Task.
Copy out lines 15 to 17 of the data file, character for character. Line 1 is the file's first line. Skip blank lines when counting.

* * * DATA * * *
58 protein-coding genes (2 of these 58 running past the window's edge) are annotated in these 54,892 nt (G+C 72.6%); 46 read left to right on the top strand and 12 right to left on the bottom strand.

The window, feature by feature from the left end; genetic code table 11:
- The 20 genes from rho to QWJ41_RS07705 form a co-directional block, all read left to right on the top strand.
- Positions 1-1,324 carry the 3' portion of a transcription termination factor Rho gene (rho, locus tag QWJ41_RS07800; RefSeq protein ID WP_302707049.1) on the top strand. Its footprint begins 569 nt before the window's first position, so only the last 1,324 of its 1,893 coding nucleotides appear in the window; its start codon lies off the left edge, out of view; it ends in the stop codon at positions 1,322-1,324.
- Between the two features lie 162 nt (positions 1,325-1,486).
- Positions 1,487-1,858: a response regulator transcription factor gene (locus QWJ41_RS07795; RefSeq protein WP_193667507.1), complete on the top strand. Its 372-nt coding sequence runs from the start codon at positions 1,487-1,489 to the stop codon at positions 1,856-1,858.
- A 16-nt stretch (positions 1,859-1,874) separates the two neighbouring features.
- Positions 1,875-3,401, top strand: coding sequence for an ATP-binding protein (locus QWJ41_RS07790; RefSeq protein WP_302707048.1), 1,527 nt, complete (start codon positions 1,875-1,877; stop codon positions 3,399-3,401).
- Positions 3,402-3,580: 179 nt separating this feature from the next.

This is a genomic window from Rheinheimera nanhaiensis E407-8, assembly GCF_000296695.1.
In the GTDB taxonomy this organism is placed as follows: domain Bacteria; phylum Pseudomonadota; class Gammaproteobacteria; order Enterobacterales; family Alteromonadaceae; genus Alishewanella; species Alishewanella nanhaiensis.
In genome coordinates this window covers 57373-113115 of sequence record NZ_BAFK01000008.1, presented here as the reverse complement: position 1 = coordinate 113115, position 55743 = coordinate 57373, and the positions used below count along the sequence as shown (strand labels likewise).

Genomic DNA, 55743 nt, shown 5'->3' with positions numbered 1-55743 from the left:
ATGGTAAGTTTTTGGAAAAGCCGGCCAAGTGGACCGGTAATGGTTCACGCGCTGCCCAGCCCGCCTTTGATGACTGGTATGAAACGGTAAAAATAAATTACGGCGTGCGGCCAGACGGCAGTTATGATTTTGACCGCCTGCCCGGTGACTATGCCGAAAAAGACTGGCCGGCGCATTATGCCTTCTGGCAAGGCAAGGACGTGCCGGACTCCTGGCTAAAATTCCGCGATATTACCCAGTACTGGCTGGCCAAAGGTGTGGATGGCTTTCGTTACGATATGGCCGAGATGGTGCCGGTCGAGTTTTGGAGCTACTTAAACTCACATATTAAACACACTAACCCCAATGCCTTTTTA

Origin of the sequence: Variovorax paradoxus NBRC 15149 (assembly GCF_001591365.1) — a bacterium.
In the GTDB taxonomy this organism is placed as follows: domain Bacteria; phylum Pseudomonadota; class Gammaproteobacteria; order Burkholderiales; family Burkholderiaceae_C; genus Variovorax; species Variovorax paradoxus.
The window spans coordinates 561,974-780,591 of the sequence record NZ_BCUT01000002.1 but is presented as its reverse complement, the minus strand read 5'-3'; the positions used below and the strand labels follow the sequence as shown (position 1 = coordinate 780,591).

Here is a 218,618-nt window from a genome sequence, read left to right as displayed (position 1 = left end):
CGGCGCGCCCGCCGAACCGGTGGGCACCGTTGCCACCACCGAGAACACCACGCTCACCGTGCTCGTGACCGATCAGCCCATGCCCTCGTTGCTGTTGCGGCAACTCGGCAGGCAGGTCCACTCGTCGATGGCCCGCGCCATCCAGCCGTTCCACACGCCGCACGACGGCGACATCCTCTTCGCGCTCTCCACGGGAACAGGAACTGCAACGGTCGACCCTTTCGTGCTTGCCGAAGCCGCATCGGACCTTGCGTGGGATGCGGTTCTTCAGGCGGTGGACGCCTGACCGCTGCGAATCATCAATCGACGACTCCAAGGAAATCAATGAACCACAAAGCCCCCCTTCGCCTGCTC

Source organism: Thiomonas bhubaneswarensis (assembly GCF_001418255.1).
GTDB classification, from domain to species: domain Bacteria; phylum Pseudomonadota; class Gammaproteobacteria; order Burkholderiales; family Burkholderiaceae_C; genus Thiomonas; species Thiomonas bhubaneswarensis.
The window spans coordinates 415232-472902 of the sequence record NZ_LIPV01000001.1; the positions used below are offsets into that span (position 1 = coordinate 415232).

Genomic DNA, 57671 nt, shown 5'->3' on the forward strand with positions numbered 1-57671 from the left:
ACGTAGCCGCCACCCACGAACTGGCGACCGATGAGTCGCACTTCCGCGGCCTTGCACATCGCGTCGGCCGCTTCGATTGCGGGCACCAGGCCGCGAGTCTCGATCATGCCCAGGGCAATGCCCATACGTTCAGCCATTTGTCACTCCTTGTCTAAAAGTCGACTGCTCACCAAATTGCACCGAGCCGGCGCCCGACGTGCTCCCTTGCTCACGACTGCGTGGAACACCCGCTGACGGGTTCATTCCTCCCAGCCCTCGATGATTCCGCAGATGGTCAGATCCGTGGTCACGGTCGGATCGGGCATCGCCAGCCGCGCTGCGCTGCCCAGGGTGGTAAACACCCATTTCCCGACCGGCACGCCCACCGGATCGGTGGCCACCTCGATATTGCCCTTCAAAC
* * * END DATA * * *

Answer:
Origin of the sequence: Variovorax paradoxus NBRC 15149 (assembly GCF_001591365.1) — a bacterium.
In the GTDB taxonomy this organism is placed as follows: domain Bacteria; phylum Pseudomonadota; class Gammaproteobacteria; order Burkholderiales; family Burkholderiaceae_C; genus Variovorax; species Variovorax paradoxus.
The window spans coordinates 561,974-780,591 of the sequence record NZ_BCUT01000002.1 but is presented as its reverse complement, the minus strand read 5'-3'; the positions used below and the strand labels follow the sequence as shown (position 1 = coordinate 780,591).